Although we lament the loss of civility in public discourse and the loss of elegance in spoken and written language, we are no longer surprised by it. A steady movement toward making all things informal may be a contributing factor, but language in nearly all contexts is coarser than it once was and less thoughtful.
Highlighting that, the Boston Globe reported that fans at home and Fenway Park were delighted when, in a ceremony marking the end of what has to have been one of the worst weeks ever in Boston, “Red Sox slugger David Ortiz let an expletive fly.”
“This is our (expletive) city, and nobody is going to dictate our freedom,” he said. “Stay strong.”
Even the Federal Communications Commission was willing to consider the emotions of the moment in reviewing what, on a different day, likely would have been deemed a serious infraction.
Using the social network Twitter, the FCC tweeted: “David Ortiz spoke from the heart at today’s Red Sox game. I stand with Big Papi and the people of Boston.” The comment was signed “Julius,” ostensibly FCC chairman Julius Genachowski.
Well, you would have to be a very bad sport indeed to deny Boston that release or to fail to forgive the defiance in the sentiment. It is that defiance that saved the heart of Boston last week.
On the other hand, we are not inclined to give the same license to three despicable uses of the First Amendment in Arkansas in recent days. Far beyond the inelegant and coarse, these ignorant expressions demonstrate their writers’ lack of the sense the good lord gave a goose.
The most egregious episode, reported in a Tuesday report from the Arkansas News Bureau, was an article in the Benton County Republican Committee newsletter. In it, Chris Nogy, the husband of the newsletter’s editor, stated legislators who supported the “private option” plan to expand Medicaid, deserve “a quick implementation of my 2nd Amendment rights to remove a threat domestic.”
He went on: “The 2nd amendment means nothing unless those in power believe you would have no problem simply walking up and shooting them if they got too far out of line and stopped responding as representatives.”
If that is not an option Nogy suggested alternately, “If we can’t shoot them, we have to at least be firm in our threat to take immediate action against them politically, socially, and civically if they screw up on something this big. Personally, I think a gun is quicker and more merciful, but hey, we can’t.”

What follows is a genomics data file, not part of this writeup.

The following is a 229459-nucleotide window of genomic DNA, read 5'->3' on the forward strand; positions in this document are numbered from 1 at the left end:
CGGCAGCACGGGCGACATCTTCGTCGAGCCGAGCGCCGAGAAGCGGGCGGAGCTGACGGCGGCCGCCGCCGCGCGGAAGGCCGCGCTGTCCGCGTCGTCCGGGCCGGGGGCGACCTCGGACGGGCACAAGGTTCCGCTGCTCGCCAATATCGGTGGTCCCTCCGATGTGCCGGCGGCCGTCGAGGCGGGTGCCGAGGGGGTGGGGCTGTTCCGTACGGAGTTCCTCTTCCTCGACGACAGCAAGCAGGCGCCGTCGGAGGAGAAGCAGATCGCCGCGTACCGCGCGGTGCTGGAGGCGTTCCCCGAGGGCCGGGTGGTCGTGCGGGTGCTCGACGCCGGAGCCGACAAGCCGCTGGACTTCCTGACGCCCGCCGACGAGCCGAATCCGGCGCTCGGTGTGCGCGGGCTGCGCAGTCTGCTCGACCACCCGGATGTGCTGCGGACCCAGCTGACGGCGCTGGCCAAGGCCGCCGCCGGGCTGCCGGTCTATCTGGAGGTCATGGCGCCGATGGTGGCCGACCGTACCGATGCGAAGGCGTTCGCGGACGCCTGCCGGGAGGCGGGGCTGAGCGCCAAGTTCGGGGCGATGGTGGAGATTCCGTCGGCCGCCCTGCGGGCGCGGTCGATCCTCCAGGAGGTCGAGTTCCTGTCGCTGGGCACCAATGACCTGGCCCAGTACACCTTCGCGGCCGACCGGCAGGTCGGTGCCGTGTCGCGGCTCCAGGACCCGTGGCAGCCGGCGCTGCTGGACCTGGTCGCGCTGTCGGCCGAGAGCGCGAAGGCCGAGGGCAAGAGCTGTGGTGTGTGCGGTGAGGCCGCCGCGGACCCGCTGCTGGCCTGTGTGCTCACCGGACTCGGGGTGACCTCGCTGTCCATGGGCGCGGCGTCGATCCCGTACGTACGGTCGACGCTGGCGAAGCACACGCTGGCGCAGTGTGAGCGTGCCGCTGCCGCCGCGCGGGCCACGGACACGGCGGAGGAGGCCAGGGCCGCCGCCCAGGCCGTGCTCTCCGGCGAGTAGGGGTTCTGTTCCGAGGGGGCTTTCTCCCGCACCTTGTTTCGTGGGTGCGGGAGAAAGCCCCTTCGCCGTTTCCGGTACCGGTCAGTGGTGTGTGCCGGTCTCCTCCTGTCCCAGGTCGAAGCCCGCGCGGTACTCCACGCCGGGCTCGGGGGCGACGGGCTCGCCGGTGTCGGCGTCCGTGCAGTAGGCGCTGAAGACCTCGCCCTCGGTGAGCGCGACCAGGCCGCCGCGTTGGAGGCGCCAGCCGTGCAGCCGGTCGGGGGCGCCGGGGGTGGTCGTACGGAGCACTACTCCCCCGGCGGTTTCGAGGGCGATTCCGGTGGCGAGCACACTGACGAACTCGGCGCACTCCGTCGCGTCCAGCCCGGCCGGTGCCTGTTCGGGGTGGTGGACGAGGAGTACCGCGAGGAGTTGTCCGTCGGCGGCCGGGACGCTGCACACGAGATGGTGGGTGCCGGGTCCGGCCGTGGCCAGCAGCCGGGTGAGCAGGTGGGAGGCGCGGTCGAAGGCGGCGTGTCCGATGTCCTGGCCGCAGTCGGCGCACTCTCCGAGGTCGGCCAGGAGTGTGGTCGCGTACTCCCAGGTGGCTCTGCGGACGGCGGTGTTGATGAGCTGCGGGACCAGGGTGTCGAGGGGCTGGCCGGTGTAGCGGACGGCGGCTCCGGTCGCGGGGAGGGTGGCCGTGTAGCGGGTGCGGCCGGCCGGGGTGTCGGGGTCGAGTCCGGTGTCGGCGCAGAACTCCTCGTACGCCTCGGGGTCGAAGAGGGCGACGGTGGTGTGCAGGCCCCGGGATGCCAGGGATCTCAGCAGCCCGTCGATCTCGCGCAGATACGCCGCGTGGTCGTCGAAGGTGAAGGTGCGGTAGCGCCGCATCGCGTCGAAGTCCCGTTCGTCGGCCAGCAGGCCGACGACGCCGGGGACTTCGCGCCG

Mr. Nogy and his wife maintain that the comments were used solely for their rhetorical value and never meant as real threats. State Police concurred and did not recommend charges in the case.
Republicans at the county and state level have disavowed Mr. Nogy’s comments and labeled them “offensive.”
In another episode of someone’s mouth getting ahead of his or her brain, a person using the Twitter name “seanonymous” tweeted that House Speaker Davy Carter, R-Cabot, “is a very persuasive gun advocate. I’d like to buy a gun and shoot him with it.”
According to State Police spokesman Bill Sadler, investigators do not believe the comment was a serious threat.
And that’s likely true — but if a student in one of our high schools said such a thing, we suspect police would react with rather more vigor.
Finally, there was the contemptible gloating of state Rep. Nate Bell, R-Mena, who mocked the “liberal” citizens of Boston: “I wonder how many Boston liberals spent the night cowering in their homes wishing they had an AR-15 with a high capacity magazine?”
Rep. Bell later apologized for the timing of his comments if not the sentiment, according to an Arkansas News Bureau report in Saturday’s edition.
The Second Amendment guarantees the right to own guns, but it does not require everyone to own a gun.
Likewise, the First Amendment grants the right to free speech. But it does not demand that people voice to every thought that flits through their heads.
Indeed many thoughts, including those that seem especially clever in the heat of the moment, are best left unuttered.
The occasional heart-felt expletive is infinitely preferable to loose talk about guns and who we’d like to see staring down their barrels.
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Judith Hansen is editor of the Times Record in Fort Smith.